IMF Finances and Budget

In document Monetary Policy & the Economy (Page 105-116)

Reforming the International Monetary Fund – Some Reflections

The unexpected repayments of some large Fund debtors (such as Ar-gentina and Brazil) resulted in a sig-nificant short-fall of expected income for future budgets. As an example, for the 2007 financial year, the IMF’s budget ceteris paribus was set at SDR 962 million. Assuming that the mar-gin is not raised, the income shortfall would now amount to SDR 442 mil-lion, or almost 50%. For the 2009 financial year, the shortfall was pro-jected to be SDR 500 million, thus indicating that the problem will per-sist in the medium term.

The margin (see box) is the Fund’s main source of income. In principle, the IMF may determine the margin at its own discretion. However, the Fund’s nature as a supranational insti-tution of common interest and mar-ket conditions restricts its room of maneuver to a certain extent. When Turkey, currently the Fund’s largest debtor, received an ad hoc quota in-crease in September 2006, this move put further strains on the income

side. Currently, the margin is 108 ba-sis points. The margin would have to be raised to 360 basis points to make up for the difference between income and expenditures in the Fund’s bud-get. After adding in the effects of the burden-sharing mechanism,3 the mar-gin will reach 400 basis points. In ad-dition, some countries are subject to a surcharge of 100 to 200 basis points above the rate of charge for some of their lending. Assuming that the SDR rate stays constant at its present level of roughly 3.5%, marginal interest rates for Fund lending for those coun-tries could rise from 8.5% to 9.5%

per annum. This clearly indicates that raising the margin to such an extent is not a feasible option as any further repayments would rise proportion-ately and would thus exacerbate the problem further.

The IMF staff has already reacted to the budgetary problems by imple-menting several measures, mostly on the income side:

establishing an Investment Ac-count: this allows for investing the Fund’s general reserves in a portfolio of government securi-ties;

suspending Reserve Accumula-tion, which includes using sur-charge income (which has hith-erto been placed into general re-serves) for the Fund’s expenses;

reimbursing Poverty Reduction and Growth Facility (PRGF) ad-ministration expenses (in the past the PRGF administration costs were borne by the Fund); and finally – and this is the most worrying measure – drawing down reserves.

By implementing this package of mea-sures, the IMF will be able to reduce its annual income shortfall for the coming years to SDR 150 to 250 mil-lion. However, the Fund’s advice to its member countries in similar cir-cumstances would undoubtedly in-clude expenditure cuts. IMF efforts in this area have been most disap-pointing: The Managing Director en-visages cuts of 1% to 2% over the course of the next three years. This is far too little considering that the Fund’s income has been halved. One would have expected that the Fund aimed at significant expenditure sav-ings, instead of taking mainly in-come-side measures, to recuperate –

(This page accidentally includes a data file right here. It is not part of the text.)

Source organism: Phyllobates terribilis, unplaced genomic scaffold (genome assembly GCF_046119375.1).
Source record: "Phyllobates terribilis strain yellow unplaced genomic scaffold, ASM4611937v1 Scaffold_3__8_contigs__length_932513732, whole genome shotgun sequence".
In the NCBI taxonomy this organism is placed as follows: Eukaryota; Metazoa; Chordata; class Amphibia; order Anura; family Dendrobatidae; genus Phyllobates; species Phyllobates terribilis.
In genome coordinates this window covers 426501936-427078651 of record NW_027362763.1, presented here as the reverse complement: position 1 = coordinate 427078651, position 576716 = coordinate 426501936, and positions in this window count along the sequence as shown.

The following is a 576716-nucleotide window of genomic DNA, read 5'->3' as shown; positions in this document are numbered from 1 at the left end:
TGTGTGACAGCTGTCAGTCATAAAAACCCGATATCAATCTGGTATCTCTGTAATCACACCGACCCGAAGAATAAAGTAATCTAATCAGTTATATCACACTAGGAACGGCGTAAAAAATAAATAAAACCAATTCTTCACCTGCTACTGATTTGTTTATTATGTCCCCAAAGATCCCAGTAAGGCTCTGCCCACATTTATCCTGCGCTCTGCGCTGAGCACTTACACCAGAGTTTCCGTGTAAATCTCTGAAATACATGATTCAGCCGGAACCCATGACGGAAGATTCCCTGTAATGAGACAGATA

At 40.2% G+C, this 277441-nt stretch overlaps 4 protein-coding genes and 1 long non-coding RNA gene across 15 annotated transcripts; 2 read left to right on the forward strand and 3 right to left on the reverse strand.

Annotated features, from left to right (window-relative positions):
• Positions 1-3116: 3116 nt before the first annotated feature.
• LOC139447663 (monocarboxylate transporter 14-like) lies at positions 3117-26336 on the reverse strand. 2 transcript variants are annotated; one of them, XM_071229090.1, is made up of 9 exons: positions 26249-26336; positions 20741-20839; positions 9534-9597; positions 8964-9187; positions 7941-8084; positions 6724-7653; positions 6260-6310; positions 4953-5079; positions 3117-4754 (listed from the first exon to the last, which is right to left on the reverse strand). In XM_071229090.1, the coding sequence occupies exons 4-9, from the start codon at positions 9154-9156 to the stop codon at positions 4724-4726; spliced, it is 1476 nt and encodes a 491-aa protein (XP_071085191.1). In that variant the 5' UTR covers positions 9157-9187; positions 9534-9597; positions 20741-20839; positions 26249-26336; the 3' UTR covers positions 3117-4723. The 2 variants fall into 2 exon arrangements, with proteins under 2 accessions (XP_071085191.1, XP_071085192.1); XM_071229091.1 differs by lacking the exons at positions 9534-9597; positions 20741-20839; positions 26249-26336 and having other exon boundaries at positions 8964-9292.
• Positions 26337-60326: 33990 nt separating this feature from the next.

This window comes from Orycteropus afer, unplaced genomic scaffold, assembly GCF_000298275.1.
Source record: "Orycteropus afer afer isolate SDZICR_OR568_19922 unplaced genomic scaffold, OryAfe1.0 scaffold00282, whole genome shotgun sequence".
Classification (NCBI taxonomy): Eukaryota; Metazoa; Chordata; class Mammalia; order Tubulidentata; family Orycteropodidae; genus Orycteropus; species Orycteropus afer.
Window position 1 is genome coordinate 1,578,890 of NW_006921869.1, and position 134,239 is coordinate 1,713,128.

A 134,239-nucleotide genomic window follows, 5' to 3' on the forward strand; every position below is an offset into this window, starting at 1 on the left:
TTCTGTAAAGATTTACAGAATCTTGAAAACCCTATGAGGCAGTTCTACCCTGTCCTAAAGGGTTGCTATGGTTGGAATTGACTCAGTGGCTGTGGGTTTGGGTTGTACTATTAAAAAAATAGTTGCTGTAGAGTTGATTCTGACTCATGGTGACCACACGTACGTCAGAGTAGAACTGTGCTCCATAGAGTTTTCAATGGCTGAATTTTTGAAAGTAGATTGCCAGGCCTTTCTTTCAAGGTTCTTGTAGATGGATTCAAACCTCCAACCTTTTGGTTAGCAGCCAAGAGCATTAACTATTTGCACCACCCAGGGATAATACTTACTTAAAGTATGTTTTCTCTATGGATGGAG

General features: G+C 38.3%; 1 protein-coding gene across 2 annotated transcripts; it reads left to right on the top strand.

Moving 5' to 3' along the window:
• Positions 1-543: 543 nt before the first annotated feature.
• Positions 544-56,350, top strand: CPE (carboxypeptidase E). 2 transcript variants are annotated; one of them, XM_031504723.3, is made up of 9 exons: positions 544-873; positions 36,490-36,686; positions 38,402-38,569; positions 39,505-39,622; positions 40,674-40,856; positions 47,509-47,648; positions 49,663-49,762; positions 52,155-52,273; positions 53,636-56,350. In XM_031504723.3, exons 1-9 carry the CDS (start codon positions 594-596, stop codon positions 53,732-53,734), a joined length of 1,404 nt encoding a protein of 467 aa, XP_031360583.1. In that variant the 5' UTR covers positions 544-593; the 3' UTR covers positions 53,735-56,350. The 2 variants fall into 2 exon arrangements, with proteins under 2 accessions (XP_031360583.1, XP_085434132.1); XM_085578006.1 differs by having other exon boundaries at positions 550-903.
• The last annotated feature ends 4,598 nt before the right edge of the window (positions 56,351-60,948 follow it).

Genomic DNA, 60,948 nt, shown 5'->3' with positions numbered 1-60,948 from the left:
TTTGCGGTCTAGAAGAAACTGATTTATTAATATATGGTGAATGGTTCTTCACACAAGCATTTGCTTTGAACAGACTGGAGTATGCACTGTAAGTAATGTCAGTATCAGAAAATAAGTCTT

the shortfall. In addition, running down reserves is not an option – nei-ther in the long run as reserves will run out eventually, nor in the short term as their primary purpose is to serve as collateral for donors in case of nonpayment by creditor countries.

A significant reduction in reserves would have serious consequences for the Fund’s ability to guarantee such financing and for its own financial soundness. It would thus endanger the option of classifying contributions to the Fund as foreign exchange re-serves on the balance sheets of par-ticipating central banks, or it would at least call for a risk-based reduction of their value.

Expenditure cuts can be envis-aged in particular in areas outside the Fund’s prime interests and mandate, e.g. the legal systems (Anti-Money Laundering), structural issues or the question of streamlining the cumber-some bureaucratic apparatus.

Last but not least, Staff Papers could profit from more brevity in many cases, which would have the ad-ditional positive effect that they could then be placed on the agenda of poli-cymakers without requiring as much screening and content extraction as is the case right now. Such an approach would make the Fund a more relevant source of information for decision-making.

Reforming the International Monetary Fund – Some Reflections

As box 3 shows, IMF quotas are a major factor in IMF governance. A country’s quota is directly linked to its voting power, since the number of votes depends on the size of the quota.

However, what counts is not the ab-solute size of the quota but its relative size. Voting is generally based on weighted majority. Voting weights gain particular relevance since special majorities are frequently needed in the decision-making process. The Ar-ticles of Agreement enumerate over 50 categories where special majorities